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Injury. 2016 May;47(5):1128-34. doi: 10.1016/j.injury.2015.11.042. Epub 2015 Dec 7.

Delivering a sustainable trauma management training programme tailored for low-resource settings in East, Central and Southern African countries using a cascading course model.

Author information

1
Nuffield Department of Orthopaedics, Rheumatology and Musculoskeletal Sciences (NDORMS), Nuffield Orthopaedic Centre, University of Oxford, Windmill Road, Oxford OX3 7LD, United Kingdom. Electronic address: noel.peter@ndorms.ox.ac.uk.
2
Nuffield Department of Orthopaedics, Rheumatology and Musculoskeletal Sciences (NDORMS), Nuffield Orthopaedic Centre, University of Oxford, Windmill Road, Oxford OX3 7LD, United Kingdom.
3
Nyeri County Referral Hospital, PO Box 27-10140, Nyeri, Kenya.
4
Faculty of Medicine, Gulu University, Loroo Division, Gulu Municpality, Gulu 166, Gulu, Uganda.

Abstract

BACKGROUND:

Injuries cause five million deaths and 279 Disability Adjusted Life Years (DALYS) each year worldwide. The COSECSA Oxford Orthopaedic Link (COOL) is a multi-country partnership programme that has delivered training in trauma management to nine sub-Saharan countries across a wide-cadre of health-workers using a model of "primary" courses delivered by UK instructors, followed by "cascading" courses led by local faculty. This study examines the impact on knowledge and clinical confidence among health-workers, and compares the performance of "cascading" and "primary" courses delivered in low-resource settings.

METHODS:

Data was collated from 1030 candidates (119 Clinical Officers, 540 Doctors, 260 Nurses and 111 Medical Students) trained over 28 courses (9 "primary" and 19 "cascading" courses) in nine sub-Saharan countries between 2012 and 2013. Knowledge and clinical confidence of candidates were assessed using pre- and post-course MCQs and confidence matrix rating of clinical scenarios. Changes were measured in relation to co-variants of gender, job roles and primary versus cascading courses. Multivariate regression modelling and cost analysis was performed to examine the impact of primary versus cascading courses on candidates' performance.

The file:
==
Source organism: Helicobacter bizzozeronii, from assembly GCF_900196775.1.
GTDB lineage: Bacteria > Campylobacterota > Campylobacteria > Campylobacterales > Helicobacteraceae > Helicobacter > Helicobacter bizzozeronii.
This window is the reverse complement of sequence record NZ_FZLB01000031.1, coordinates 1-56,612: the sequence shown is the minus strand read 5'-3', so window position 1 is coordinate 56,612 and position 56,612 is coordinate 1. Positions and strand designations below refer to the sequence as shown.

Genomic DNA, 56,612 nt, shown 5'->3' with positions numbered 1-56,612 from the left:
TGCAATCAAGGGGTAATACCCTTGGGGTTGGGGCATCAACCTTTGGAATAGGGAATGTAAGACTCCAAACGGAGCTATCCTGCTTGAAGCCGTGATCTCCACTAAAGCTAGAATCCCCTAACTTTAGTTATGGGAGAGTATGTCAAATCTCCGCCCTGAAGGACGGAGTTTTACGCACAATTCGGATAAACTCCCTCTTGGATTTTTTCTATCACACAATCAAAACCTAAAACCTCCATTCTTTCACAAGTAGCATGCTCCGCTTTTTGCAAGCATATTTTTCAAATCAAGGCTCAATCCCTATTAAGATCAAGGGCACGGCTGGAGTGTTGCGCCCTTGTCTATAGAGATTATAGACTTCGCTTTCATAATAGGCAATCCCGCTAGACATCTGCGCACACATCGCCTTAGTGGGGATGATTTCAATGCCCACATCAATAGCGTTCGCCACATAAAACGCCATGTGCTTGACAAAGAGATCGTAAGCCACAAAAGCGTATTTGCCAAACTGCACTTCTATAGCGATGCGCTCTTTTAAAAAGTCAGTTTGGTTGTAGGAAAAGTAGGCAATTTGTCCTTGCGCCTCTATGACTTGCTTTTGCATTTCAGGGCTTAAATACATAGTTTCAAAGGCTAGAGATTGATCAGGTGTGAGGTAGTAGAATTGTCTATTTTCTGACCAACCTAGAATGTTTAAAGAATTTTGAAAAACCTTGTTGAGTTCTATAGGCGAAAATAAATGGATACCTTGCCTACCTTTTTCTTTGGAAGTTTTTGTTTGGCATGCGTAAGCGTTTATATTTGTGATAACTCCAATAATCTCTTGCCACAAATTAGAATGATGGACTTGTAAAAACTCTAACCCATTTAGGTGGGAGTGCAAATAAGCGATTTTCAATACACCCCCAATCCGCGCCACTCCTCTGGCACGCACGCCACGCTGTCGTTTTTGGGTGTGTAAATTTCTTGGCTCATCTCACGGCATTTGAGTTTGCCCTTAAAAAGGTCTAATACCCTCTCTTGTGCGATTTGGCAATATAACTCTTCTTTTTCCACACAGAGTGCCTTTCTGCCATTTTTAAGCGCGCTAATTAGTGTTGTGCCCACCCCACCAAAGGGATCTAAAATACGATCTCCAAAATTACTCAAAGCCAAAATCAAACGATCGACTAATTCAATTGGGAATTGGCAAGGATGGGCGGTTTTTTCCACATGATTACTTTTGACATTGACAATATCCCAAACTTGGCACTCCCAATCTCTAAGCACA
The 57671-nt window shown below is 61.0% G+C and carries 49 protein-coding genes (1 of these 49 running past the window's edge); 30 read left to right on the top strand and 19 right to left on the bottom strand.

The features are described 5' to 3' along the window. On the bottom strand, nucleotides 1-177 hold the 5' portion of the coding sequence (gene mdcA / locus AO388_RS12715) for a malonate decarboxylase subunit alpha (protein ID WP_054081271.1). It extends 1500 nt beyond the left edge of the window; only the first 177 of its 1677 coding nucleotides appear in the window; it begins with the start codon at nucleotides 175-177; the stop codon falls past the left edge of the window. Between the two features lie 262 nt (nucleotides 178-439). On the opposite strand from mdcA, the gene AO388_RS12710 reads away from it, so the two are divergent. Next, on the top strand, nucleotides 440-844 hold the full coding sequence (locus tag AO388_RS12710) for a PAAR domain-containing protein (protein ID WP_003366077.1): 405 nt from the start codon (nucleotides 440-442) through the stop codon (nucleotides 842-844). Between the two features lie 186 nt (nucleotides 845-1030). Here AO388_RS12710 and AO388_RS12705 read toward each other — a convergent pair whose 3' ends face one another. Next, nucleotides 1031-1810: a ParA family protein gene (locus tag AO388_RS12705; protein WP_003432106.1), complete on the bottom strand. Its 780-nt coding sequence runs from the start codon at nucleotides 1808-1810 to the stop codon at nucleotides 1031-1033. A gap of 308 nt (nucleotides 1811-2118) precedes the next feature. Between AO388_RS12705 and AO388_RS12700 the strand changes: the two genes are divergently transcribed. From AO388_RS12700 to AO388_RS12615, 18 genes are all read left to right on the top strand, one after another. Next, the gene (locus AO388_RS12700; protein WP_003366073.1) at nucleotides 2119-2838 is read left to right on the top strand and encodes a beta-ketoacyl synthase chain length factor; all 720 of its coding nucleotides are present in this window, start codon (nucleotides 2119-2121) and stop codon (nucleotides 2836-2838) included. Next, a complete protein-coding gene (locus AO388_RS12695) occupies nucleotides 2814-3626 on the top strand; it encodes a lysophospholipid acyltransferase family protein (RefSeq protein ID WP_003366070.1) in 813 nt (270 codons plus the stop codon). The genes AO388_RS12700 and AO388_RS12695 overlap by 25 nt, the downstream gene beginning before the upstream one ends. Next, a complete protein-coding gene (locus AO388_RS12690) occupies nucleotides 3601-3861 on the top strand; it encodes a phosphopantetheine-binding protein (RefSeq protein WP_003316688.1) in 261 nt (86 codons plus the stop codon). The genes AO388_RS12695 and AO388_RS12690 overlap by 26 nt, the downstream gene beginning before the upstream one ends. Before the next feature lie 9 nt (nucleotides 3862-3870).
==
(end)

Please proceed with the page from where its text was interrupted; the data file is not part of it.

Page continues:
FINDINGS:

There was a significant improvement in knowledge (58% to 77%, p<0.05) and clinical confidence (68% to 90%, p<0.05) post-course. "Non-doctors" demonstrated a greater improvement in knowledge (22%) and confidence (24%) following the course (p<0.05). The degree of improvement of MCQ scores differed significantly, with the cascading courses (21%) outperforming primary courses (15%) (p<0.002). This is further supported by multivariate regression modelling where cascading courses are a strong predictor for improvement in MCQ scores (Coef=4.83, p<0.05).

INTERPRETATION:

Trauma management training of health-workers plays a pivotal role in tackling the ever-growing trauma burden in Africa. Our study suggests cascading PTC courses may be an effective model in delivering trauma training in low-resource settings, however further studies are required to determine its efficacy in improving clinical competence and retention of knowledge and skills in the long term.

KEYWORDS:

Developing country; Doctors; Education; Injury; Nurses; Sub-Saharan Africa; Training; Trauma

PMID:
26725708
DOI:
10.1016/j.injury.2015.11.042
[Indexed for MEDLINE]
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